How did a whisky brand produce whiskies older than itself?

How did a whisky brand produce whiskies older than itself?

AnCnoc, located in Banffshire, Speyside, is a fairly young single malt whisky brand established since 1994. Its current core range includes the 12 years old, 18 years old, 24 years old and Peatheart (40ppm), the smokiest whisky the distillery has produced to date. What’s intriguing is that the 25-year-old brand has released its 35-year-old whisky for the second time. Impressively, they still have vintages that date from before the brand was created in 1994.

The ages won’t be so puzzling if you knew that AnCnoc’s whiskies are produced by Knockdhu Distillery. The AnCnoc name was adopted in 1994 because “Knockdhu” sounded too similar to “Knockando”, another Speyside single malt brand owned by Diageo.

With the new name, the distillery has since adopted a modern and stylish approach for the brand, yet never compromising on its illustrious heritage.

Knockdhu Distillery’s heritage dates back to 1894, producing whiskies for other distilleries for blending. The distillery did close down twice and has had ownership changes over the years, eventually being bought over by one of their clients, Inver House Distillers Limited in 1998. Inver House is now owned by International Beverage Holdings.

From all the whiskies they have produced, some remained in the warehouse since before the launch of the new AnCnoc brand. Master Blender Stuart Harvey joined in 2003 and has been tasked to work on the existing stock while blending them with their more recently produced whiskies to create new expressions for the brand.

Harvey is the only Master Blender in Scotland who is also a Master Brewer, a career he started in after his biochemistry degree. However, he found brewing too scientific and decided to join the whisky business for the art of blending. This also means Harvey knows how to work the entire whisky ecosystem from grain to mash, mash to the spirit and then ageing to blending.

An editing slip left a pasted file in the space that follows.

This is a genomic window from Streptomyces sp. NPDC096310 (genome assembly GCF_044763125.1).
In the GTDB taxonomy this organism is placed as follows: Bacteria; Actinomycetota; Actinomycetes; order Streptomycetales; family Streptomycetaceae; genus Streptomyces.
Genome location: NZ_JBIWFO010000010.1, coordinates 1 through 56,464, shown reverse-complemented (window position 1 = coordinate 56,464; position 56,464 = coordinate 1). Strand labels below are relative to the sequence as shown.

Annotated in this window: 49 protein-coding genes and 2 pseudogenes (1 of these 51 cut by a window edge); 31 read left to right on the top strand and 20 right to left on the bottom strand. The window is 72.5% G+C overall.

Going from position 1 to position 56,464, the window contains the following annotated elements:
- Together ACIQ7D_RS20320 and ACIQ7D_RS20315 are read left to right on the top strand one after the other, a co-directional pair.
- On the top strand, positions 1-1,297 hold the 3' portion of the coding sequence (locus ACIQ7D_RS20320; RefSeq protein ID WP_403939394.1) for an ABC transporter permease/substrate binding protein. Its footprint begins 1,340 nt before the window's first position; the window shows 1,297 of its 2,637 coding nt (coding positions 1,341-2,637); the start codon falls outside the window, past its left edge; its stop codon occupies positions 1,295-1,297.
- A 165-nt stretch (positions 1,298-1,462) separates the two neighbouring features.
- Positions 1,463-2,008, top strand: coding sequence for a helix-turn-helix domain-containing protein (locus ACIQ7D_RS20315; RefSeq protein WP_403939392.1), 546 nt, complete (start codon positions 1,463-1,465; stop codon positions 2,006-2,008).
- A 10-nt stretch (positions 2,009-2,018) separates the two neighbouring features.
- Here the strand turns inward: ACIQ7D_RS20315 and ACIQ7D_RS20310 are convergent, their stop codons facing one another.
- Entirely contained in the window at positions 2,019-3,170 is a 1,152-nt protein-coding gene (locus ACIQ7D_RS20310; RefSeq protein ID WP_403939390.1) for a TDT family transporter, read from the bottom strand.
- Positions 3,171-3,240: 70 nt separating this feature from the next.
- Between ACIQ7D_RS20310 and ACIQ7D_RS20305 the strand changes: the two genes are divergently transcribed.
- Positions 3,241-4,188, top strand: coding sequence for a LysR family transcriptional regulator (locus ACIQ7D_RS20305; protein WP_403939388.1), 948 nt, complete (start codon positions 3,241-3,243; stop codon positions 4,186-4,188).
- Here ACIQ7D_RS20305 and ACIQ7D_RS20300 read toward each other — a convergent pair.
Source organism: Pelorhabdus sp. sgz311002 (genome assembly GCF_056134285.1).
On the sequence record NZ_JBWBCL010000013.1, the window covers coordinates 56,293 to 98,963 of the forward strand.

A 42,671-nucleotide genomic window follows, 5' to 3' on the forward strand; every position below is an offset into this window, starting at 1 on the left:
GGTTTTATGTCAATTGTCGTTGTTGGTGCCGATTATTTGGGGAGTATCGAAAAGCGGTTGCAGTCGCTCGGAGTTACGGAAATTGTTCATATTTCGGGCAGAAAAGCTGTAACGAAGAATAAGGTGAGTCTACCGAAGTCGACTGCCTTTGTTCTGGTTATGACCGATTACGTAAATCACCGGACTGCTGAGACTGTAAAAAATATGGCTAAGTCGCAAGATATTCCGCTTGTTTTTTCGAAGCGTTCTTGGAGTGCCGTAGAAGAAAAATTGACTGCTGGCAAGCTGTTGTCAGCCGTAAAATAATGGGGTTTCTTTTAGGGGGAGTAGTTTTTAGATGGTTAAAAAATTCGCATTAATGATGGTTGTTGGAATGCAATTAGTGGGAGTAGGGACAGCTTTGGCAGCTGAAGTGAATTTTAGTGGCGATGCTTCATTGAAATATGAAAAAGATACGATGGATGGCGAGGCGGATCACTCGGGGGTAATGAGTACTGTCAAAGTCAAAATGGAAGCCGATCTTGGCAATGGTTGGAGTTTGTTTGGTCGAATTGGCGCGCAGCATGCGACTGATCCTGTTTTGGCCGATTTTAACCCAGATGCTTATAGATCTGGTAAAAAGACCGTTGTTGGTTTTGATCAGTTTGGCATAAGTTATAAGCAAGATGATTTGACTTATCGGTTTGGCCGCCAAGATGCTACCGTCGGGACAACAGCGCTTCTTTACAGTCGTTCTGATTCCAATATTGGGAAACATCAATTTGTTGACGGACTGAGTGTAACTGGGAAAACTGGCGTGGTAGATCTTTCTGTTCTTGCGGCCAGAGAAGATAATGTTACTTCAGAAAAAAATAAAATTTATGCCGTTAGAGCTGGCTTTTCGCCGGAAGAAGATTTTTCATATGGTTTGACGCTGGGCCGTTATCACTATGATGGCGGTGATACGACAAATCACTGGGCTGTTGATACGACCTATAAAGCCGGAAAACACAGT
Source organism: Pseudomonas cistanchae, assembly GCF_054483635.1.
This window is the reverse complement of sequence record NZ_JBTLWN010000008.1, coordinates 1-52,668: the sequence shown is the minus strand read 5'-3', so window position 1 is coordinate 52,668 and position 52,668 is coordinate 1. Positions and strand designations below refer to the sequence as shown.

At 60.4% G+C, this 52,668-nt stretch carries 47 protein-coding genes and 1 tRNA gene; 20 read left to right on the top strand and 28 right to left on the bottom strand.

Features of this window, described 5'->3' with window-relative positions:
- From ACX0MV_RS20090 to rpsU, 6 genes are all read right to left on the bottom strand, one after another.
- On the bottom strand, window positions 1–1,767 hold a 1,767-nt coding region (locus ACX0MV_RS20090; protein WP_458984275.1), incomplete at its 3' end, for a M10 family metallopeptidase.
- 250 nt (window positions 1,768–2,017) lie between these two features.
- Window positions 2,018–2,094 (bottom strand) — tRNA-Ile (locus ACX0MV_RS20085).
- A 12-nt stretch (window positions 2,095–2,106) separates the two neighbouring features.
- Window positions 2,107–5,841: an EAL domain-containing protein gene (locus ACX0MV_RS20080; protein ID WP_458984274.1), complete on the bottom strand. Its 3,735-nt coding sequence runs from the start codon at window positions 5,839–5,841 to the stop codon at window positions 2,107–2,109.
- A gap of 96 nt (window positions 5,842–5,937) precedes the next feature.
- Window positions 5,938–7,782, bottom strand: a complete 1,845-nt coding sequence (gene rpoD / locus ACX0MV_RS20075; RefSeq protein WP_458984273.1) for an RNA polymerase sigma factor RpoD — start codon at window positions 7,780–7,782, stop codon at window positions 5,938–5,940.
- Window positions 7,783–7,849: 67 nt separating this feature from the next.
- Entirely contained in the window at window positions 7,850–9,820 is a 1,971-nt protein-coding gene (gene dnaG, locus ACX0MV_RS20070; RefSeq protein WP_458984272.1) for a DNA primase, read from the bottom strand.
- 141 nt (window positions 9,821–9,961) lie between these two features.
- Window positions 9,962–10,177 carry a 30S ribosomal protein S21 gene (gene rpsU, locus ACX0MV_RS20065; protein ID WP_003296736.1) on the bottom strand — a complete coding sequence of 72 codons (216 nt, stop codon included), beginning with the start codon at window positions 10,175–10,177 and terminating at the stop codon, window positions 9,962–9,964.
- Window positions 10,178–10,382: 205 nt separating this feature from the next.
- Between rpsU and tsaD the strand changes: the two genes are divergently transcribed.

Harvey’s ambition didn’t stop at the 1975 35-year-old vintage, which has done very well in the market where the production of age statement whiskies is at a decline. Some brands have started to take away their ages and replaced them with non-aged statement ones, applying trendy marketing approaches to target younger whisky drinkers with less demand for age statements.

“We are looking to bottle a 40-year-old next year and have kept some for 50 years old,” said Harvey when asked about the Japanese whisky trend. “It (Japanese whisky industry) actually has helped us (Scotch whisky) because when they became too expensive and are running out of stock, people go back to drinking Scotch. It’s about supply and demand. If you didn’t forecast 18 years ago for the market now, and when your whisky sales skyrocket, you can’t supply the demand.”

AnCnoc remains a small production whisky brand and is not available in most markets. Malaysia is one of the rare ones in Asia that actually receives this exclusive stock, thanks to the relationship between the brand and the local importer.

To buy AnCnoc, head to the Single & Available store in Bangsar Shopping Centre. Visit AnCnoc's website for their range of whiskies.


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